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Michigan sheriff who suggested Whitmer kidnapping could be 'citizen's arrest' files election lawsuit

A Michigan sheriff who defended the militia group that allegedly plotted to kidnap Gov. Gretchen WhitmerGretchen WhitmerThe Hill's Morning Report - President Biden, Vice President Harris begin work today Michigan GOP pushes to replace member who voted to certify election results Is the spread of misinformation MLK's dream? MORE (D) filed a federal lawsuit on Sunday alleging voter fraud in the 2020 presidential election.

Barry County Sheriff Dar Leaf alleges in the complaint that "multifaceted schemes and artifices ... resulted in the unlawful counting, or manufacturing, of hundreds of thousands of illegal, ineligible, duplicate or purely fictitious ballots in the state of Michigan."

The lawsuit, obtained by the Detroit Free Press, reportedly does not provide evidence to the claims.

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It seeks to block directions outlined in a memo from Secretary of State Jocelyn Benson (D) to local clerks instructing them to delete electronic poll book software and associated files from the Nov. 3 vote "unless a petition for recount has been filed and the recount has not been completed, a post-election audit is planned but has not yet been completed, or the deletion of the data has been stayed by an order of the court or the Secretary of State."

Records obtained by the outlet show the instructions are in line with standard post-election procedures that both Republican and Democratic secretaries of state have set out before. 

Jake Rollow, a spokesman for Benson, told the newspaper that the post-election memo is meant to remind clerks to remove voters’ personal information from their machines to protect sensitive information. 

"This is a critical data security measure. Importantly, poll book records are not lost in this process because prior to deleting any files, all data in the e-pollbooks are printed and hard copies are retained,” Rollow said last week.

The new lawsuit from Leaf states "immediate intervention in the form of injunctive relief is necessary to prevent the loss of election data and evidence needed to determine voter intent, any systematic fraud, and any criminal activity and/or civil liability."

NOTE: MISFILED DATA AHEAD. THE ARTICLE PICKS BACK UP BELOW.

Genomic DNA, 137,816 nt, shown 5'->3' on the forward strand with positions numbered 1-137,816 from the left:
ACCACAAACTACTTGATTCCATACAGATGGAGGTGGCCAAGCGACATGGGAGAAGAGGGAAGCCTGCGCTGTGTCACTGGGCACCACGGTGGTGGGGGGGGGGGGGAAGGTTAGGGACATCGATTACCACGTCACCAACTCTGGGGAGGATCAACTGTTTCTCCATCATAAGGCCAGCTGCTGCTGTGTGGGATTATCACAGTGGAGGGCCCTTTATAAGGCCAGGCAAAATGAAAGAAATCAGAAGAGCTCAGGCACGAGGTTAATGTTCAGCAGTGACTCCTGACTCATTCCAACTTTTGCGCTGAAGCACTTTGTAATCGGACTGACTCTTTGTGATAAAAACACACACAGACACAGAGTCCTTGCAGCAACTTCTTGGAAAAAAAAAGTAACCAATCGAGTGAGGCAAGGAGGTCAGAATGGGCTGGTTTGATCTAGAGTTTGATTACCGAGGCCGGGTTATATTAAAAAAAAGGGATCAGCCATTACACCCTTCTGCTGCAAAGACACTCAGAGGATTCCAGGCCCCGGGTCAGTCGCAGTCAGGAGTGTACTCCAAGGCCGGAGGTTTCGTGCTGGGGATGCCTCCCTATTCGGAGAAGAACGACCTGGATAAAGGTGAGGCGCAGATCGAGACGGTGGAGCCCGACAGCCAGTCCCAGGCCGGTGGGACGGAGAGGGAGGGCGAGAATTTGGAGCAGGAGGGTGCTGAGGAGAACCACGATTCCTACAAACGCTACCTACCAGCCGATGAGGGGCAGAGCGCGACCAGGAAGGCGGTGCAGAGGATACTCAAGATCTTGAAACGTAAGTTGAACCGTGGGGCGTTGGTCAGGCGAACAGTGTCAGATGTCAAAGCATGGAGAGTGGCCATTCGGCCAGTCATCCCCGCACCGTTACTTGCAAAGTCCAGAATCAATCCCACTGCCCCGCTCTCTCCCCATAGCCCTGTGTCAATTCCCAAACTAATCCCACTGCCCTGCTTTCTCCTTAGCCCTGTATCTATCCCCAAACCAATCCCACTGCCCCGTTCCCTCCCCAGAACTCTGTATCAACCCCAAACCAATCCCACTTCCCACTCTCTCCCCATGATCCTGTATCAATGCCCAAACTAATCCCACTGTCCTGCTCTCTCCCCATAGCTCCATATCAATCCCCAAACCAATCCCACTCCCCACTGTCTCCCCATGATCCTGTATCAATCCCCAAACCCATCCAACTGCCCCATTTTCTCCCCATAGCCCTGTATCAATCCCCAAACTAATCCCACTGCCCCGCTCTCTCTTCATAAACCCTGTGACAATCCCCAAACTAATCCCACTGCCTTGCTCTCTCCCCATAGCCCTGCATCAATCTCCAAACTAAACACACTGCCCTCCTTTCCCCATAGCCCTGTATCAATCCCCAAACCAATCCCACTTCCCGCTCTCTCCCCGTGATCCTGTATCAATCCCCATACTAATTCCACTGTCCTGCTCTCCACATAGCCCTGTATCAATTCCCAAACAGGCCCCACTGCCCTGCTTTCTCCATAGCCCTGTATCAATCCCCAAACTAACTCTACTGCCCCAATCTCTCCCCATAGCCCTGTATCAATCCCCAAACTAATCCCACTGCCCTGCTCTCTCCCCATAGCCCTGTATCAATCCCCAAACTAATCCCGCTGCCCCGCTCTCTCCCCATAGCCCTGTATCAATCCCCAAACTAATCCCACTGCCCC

Craig Mauger, a reporter with Detroit News, noted on Twitter that much of the suit focuses on conspiracy theories about writing instruments that have already been debunked for weeks by experts across the country and Benson's office.

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Seven other plaintiffs, who allegedly brought their concerns about the election to Leaf’s department, are named in the suit.

The lawsuit names Benson, Whitmer and the Michigan Board of State Canvassers as defendants.

Michigan Attorney General Dana Nessel (D) dismissed the suit on Twitter, writing: The only thing missing from this post-election circus was a lawsuit from Barry County Sheriff Dar Leaf against @GovWhitmer and @JocelynBenson.”

“Until now, of course. Because 2020 is still happening,” she quipped.

Leaf faced calls to resign in October after he defended the militia group that allegedly plotted to kidnap Whitmer and after it was revealed he shared a stage with one of the plotters at a past event.

The sheriff initially downplayed the plot, which was thwarted by the FBI, by suggesting that “perhaps they were just trying to arrest the governor and not kidnap her."

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The lawsuit was also filed one day after dozens of people gathered outside of Benson’s home, protesting Michigan’s certification of the election that gave the state’s electoral votes to President-elect Joe BidenJoe BidenBudowsky: A Biden-McConnell state of emergency summit DC might win US House vote if it tries Inaugural poet Amanda Gorman inks deal with IMG Models MORE.

The protesters echoed President TrumpDonald TrumpSchumer: Impeachment trial will be quick, doesn't need a lot of witnesses Nurse to be tapped by Biden as acting surgeon general: report Schumer calls for Biden to declare climate emergency MORE's baseless claims that vast electoral fraud had occurred in the 2020 presidential election.

On Monday, a federal judge rejected Michigan Republicans’ efforts to have the election results decertified. 

The complaint alleged widespread malfeasance from elections officials and voting fraud and asked the court to order the governor to "transmit certified election results that state that President Donald Trump is the winner of the election."